[vc_row][vc_column][vc_single_image image=”115442″ img_size=”full” add_caption=”yes”][/vc_column][/vc_row][vc_row][vc_column][vc_column_text]Harassment, round-ups, arrests and imprisonment have become routine for journalists working in Belarus in the nearly three months since the presidential elections on 9 August. Add to that a lack of internet access and it becomes clear that those covering the protests in the country since Alexander Lukashenko won a widely contested fifth term as president have been working in incredibly difficult conditions.
According to data from the Belarusian Association of Journalists, from 9 August to 1 November, Belarusian and foreign journalists were arrested more than 310 times just for doing their job. Of these, in more than 150 cases they spent three or more hours in police stations. In 60 cases, journalists reported that they were subject to violence in the process of their work, during and after detention, including some cases of torture.
Despite the fact that under Belarusian law journalists have a number of rights, they are not being protected from abuse, but are subject to purposeful actions by the police and special forces. When arrested, most journalists were wearing press vests,had badges and press cards.
There are no investigations into the arbitrary detention of journalists. There is not a single criminal case initiated over journalists` complaints about the violent actions of the police. Examinations of the facts in these cases by he Investigative Committee – the unified system of state law enforcement agencies are being unduly prolonged again and again without any sufficient grounds.
Thus, impunity for harassment of journalists has become normal for post-election Belarus. What is more, their professional activities relating to the coverage of protest rallies have become grounds for judicial prosecution. From the day of election to 1 November, about 60 journalists covering election-related protests were charged with alleged participation in an unsanctioned demonstration under Article 23.34 of the Code of Administrative Offences. Approximately a half of them were sentenced to jail terms from three to fifteen days and the others were fined.
Foreign journalists have also been subject to special sanctions. At least 50 foreign journalists were banned from entering Belarus after the election. According to an official statement from the State Border Committee on 18 August, , 17 foreign media workers were denied entry in Belarus “due to the lack of accreditation to carry out journalistic activities in the territory of our country.” Journalists from at least 19 foreign media outlets have been deprived of their accreditations. All who were foreign nationals have been deported from Belarus. On 2 October, the Foreign Ministry revoked all the previously issued accreditations for foreign journalists due to the adoption of a new regulation for accreditation. Thus, all of them were outlawed until they had obtained new accreditation.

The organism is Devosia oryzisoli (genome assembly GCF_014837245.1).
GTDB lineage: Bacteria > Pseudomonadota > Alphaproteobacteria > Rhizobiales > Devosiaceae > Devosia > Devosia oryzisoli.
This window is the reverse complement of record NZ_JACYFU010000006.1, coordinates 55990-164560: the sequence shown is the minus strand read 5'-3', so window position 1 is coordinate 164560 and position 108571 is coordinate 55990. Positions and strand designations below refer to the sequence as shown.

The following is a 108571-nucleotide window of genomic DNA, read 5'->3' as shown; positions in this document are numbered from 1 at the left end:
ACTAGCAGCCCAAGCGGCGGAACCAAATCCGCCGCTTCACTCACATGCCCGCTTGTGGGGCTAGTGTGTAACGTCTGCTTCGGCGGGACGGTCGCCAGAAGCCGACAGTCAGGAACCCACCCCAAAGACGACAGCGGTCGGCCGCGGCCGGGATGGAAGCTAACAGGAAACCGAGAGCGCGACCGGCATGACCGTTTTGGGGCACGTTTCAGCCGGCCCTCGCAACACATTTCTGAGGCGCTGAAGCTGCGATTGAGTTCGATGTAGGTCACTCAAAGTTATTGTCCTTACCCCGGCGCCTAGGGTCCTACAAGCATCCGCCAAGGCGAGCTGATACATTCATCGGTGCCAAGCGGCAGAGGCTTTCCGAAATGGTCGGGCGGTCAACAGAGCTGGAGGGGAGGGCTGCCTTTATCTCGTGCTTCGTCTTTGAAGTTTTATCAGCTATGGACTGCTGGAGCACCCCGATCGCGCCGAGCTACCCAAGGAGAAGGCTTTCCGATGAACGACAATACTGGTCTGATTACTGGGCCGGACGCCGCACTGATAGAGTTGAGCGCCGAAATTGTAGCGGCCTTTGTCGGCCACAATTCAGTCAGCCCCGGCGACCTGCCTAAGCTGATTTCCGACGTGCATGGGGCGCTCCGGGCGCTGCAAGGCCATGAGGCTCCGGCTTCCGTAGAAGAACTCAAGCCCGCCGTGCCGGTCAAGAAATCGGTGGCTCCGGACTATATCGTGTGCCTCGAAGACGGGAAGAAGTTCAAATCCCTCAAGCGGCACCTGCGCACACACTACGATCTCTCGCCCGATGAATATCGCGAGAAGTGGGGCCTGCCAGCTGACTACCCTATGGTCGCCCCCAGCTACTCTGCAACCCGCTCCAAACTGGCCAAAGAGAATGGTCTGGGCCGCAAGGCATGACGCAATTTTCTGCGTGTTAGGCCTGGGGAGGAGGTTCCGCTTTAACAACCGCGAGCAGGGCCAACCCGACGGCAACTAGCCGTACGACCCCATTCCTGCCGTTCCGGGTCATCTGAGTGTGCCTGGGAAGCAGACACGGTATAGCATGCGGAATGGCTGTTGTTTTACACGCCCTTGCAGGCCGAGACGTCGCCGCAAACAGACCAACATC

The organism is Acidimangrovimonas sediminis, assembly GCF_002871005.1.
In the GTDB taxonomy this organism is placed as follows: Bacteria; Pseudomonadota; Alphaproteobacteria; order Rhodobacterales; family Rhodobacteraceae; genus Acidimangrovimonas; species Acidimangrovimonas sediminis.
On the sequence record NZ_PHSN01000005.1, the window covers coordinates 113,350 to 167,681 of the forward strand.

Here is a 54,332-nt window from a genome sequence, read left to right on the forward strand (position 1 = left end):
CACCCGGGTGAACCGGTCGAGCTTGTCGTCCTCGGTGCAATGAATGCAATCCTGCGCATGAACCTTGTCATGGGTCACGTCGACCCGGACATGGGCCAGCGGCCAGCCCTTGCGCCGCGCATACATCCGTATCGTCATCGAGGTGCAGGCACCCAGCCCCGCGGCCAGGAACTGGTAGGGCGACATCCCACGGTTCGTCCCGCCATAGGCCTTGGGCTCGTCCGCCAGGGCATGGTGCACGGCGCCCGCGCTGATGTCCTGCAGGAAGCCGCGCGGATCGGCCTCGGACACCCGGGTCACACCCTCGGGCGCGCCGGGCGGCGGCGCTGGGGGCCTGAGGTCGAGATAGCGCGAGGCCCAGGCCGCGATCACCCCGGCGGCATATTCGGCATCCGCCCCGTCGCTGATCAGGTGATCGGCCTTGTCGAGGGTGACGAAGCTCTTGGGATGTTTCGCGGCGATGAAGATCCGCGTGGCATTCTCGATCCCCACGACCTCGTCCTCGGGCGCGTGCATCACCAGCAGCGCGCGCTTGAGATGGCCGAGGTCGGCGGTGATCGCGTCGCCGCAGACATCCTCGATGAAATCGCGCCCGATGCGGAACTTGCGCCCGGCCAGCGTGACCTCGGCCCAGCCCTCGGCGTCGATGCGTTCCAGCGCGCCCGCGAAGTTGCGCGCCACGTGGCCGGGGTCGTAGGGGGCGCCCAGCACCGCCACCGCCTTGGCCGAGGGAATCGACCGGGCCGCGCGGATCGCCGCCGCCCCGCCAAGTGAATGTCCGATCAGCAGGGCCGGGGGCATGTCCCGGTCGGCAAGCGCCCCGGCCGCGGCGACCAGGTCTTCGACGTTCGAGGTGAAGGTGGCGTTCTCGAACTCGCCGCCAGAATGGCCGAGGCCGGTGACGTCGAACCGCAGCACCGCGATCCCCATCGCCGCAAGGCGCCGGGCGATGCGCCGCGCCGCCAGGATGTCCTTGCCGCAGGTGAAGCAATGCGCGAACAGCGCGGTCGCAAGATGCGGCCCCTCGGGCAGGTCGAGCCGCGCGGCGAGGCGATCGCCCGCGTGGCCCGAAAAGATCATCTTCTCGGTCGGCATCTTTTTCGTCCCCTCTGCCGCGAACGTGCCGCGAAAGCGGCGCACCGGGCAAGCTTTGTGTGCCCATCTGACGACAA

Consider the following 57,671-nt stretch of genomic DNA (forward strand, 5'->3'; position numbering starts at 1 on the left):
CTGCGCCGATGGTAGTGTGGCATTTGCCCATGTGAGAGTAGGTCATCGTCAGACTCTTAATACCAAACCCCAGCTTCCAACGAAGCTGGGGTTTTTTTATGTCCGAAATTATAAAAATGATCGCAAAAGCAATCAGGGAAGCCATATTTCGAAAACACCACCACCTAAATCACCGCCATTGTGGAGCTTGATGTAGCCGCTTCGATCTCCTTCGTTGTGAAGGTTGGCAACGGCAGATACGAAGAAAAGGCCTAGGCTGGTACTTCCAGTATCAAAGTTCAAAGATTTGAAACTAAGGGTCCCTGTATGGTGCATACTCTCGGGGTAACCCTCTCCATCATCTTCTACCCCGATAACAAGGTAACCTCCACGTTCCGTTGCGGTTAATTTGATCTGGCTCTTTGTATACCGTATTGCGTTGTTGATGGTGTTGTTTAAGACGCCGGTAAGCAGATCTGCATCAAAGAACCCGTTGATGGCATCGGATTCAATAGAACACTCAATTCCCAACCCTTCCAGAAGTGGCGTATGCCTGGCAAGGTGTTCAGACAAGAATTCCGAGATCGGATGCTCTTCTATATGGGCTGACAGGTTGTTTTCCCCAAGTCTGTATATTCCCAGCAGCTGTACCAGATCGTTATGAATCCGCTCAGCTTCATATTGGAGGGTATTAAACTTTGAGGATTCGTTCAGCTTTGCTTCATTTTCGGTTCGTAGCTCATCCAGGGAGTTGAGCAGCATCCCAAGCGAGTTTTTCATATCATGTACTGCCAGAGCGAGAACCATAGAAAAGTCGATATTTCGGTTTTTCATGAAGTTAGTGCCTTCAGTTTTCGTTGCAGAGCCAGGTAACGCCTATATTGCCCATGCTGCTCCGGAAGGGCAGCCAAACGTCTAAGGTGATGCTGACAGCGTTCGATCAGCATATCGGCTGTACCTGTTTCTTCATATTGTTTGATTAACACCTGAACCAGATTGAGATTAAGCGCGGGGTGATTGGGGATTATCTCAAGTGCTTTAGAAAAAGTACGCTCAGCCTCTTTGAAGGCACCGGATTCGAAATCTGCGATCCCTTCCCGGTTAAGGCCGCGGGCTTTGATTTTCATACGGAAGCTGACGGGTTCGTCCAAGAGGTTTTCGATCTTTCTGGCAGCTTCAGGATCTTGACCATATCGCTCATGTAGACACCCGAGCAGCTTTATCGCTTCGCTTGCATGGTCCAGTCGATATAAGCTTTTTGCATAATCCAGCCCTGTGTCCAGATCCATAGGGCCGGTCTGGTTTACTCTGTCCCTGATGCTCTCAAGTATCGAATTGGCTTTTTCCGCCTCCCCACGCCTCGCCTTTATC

On 1 November, a protest march took place from Minsk to Kurapaty, where victims of Stalin’s repressions were executed and buried. On this one day, seven journalists working there were arrested, two of them were beaten up, and four were left in jail pending trial.
Media outlets are being targeted too with access to independent sources of information deliberately restricted by the government. In late August, the Ministry of Information ruled to block more than 70 news websites and websites of civil society organisations. After the election, state-owned printing houses refused to print some influential independent newspapers – Narodnaya Volya, Komsomolskaya Pravda in Belarus, Svobodnye Novosti Plus, and Belgazeta – on flimsy or no grounds at all. . When two of the newspapers printed their issues abroad, the state post service Belposhta and monopolist newsstand chain Belsayuzdruk made it impossible for them to distribute them.
Despite this, the media continue to do their job: blocked websites disseminate information through “mirrors”, Telegram channels and social networks; print newspapers are distributed by volunteers; journalists support each other.[/vc_column_text][/vc_column][/vc_row][vc_row][vc_column][three_column_post title=”You might also like to read” category_id=”172″][/vc_column][/vc_row]
Kyrgyzstan has been plunged into chaos this week after parliamentary election results on Monday led to wide-scale protests throughout the country, which have seen the prime minister resign as a result.